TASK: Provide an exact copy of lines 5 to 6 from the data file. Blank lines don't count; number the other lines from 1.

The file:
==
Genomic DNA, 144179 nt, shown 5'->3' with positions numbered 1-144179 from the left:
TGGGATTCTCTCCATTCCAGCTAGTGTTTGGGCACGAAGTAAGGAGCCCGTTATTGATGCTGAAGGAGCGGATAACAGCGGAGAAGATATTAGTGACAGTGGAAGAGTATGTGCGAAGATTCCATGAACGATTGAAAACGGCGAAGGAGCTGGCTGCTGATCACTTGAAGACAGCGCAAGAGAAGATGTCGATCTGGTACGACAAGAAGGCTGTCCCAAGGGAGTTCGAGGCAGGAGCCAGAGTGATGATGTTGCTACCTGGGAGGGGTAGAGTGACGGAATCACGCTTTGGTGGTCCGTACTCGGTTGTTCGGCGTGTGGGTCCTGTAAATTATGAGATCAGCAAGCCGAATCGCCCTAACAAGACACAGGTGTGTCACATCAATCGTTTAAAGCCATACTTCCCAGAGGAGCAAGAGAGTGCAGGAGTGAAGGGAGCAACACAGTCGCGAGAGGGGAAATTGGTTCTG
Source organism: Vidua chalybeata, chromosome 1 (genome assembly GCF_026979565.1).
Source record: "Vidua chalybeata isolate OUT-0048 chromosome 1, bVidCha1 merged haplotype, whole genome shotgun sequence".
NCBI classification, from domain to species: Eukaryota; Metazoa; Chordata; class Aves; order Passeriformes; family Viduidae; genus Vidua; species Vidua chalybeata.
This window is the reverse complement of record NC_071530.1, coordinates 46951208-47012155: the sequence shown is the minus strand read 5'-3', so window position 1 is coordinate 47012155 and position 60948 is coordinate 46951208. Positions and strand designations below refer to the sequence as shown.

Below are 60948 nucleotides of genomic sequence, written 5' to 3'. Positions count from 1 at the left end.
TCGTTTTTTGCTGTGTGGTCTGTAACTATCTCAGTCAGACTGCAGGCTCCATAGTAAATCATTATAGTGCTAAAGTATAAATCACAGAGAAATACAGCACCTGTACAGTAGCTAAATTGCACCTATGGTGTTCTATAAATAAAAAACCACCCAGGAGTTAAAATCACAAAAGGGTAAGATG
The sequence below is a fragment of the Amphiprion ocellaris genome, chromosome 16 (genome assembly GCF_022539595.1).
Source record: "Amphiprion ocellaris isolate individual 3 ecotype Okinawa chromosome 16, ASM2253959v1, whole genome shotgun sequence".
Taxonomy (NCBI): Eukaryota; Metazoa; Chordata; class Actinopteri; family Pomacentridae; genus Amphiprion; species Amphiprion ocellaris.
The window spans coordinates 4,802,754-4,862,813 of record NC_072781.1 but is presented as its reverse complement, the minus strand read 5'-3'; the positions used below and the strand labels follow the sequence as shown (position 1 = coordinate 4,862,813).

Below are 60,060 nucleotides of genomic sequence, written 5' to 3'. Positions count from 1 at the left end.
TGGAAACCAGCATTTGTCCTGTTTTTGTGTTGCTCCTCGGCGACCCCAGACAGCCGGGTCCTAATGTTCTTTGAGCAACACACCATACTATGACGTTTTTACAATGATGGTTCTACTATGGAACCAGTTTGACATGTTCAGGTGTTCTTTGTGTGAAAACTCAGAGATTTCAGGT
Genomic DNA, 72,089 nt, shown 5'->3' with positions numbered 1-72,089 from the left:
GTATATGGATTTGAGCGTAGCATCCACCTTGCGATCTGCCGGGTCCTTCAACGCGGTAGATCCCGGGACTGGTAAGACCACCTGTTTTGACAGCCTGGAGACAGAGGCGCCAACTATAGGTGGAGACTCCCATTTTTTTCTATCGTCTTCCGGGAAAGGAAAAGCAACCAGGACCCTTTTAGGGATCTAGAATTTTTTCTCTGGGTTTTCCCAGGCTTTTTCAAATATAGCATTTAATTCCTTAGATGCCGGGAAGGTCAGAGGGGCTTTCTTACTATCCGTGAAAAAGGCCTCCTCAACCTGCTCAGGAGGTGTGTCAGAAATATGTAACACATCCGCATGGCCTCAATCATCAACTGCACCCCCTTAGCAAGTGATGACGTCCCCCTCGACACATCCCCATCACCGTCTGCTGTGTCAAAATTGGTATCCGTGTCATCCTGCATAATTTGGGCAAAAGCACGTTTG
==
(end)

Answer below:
NCBI classification, from domain to species: Eukaryota; Metazoa; Chordata; class Aves; order Passeriformes; family Viduidae; genus Vidua; species Vidua chalybeata.
This window is the reverse complement of record NC_071530.1, coordinates 46951208-47012155: the sequence shown is the minus strand read 5'-3', so window position 1 is coordinate 47012155 and position 60948 is coordinate 46951208. Positions and strand designations below refer to the sequence as shown.